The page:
Israeli scientist Nir Shaviv recently posted at his site an article on the effects of cosmic radiation on climate. At the end he summarizes:
The results have two particularly interesting implications. First, they bring yet another link between the galactic environment and the terrestrial climate. Although there is no direct evidence that cosmic rays are the actual link on the 32-million-year time scale, as far as we know, they are the only link that can explain these observations. This in turn strengthens the idea that cosmic ray variations through solar activity affect the climate. In this picture, solar activity increase is responsible for about half of the twentieth-century global warming through a reduction of the cosmic ray flux, leaving less to be explained by anthropogenic activity. Also, in this picture, climate sensitivity is on the low side (perhaps 1 to 1.5°C increase per CO2 doubling, compared with the 1.5 to 4.5°C range advocated by the IPCC), implying that the future is not as dire as often prophesied.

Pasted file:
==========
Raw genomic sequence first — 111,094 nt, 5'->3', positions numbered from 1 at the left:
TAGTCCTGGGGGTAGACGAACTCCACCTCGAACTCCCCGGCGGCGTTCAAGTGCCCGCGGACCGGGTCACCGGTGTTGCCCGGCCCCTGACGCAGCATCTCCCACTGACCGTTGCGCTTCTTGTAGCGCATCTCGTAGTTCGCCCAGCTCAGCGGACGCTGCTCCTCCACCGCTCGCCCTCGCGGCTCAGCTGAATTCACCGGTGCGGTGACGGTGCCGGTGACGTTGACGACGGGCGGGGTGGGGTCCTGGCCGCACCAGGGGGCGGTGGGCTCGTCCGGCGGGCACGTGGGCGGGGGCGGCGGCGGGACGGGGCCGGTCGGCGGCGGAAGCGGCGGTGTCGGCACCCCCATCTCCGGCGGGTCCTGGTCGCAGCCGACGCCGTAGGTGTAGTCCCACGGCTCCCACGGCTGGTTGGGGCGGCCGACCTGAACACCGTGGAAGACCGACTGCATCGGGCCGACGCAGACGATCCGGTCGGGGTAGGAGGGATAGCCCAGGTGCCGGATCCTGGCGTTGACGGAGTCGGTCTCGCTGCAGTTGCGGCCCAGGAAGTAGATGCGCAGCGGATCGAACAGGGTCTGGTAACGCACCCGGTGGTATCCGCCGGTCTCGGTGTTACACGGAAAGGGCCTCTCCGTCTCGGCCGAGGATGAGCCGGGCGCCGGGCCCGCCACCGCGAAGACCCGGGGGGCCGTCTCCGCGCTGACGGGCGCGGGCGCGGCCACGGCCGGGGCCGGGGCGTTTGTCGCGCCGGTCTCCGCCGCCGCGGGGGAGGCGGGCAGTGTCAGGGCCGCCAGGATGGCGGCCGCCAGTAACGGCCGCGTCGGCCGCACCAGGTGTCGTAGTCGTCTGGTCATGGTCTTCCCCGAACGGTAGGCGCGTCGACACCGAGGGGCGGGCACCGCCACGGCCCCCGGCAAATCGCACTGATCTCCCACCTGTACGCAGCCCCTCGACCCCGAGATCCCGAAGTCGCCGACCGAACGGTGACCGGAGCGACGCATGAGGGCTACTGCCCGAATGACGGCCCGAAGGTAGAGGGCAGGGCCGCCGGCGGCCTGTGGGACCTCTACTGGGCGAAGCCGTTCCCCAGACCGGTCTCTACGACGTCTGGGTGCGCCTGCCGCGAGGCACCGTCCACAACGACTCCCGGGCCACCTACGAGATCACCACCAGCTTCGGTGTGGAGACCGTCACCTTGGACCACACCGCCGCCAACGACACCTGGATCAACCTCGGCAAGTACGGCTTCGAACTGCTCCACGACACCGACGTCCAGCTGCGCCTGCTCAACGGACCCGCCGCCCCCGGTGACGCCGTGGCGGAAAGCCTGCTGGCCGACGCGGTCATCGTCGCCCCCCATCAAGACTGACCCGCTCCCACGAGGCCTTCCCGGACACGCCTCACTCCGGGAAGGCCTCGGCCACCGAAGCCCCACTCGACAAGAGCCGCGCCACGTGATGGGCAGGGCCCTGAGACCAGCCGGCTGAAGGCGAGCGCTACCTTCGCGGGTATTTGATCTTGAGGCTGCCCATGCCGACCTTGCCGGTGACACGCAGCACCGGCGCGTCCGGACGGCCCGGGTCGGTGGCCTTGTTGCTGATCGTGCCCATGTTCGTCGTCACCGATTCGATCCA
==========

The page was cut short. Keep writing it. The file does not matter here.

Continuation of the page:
The second interesting implication is the actual value of the 32-million-year oscillation. The relatively short period indicates that there is more mass in the galactic plane than accounted for in stars and interstellar gas, leaving the remainder as dark matter. However, this amount of dark matter is more than would be expected if it were distributed sparsely in a puffed-up halo as is generally expected. In other words, this excess mass requires at least some of the dark matter to condense into the disk. If correct, it will close a circle that started in the 1960s when Edward Hill and Jan Oort suggested, based on kinematic evidence, that there is more matter at the plane than observed. This inconsistency and indirect evidence for dark matter was also advocated by John Bahcall, who for many years was a Faculty member here at the IAS.”
Read the entire post here.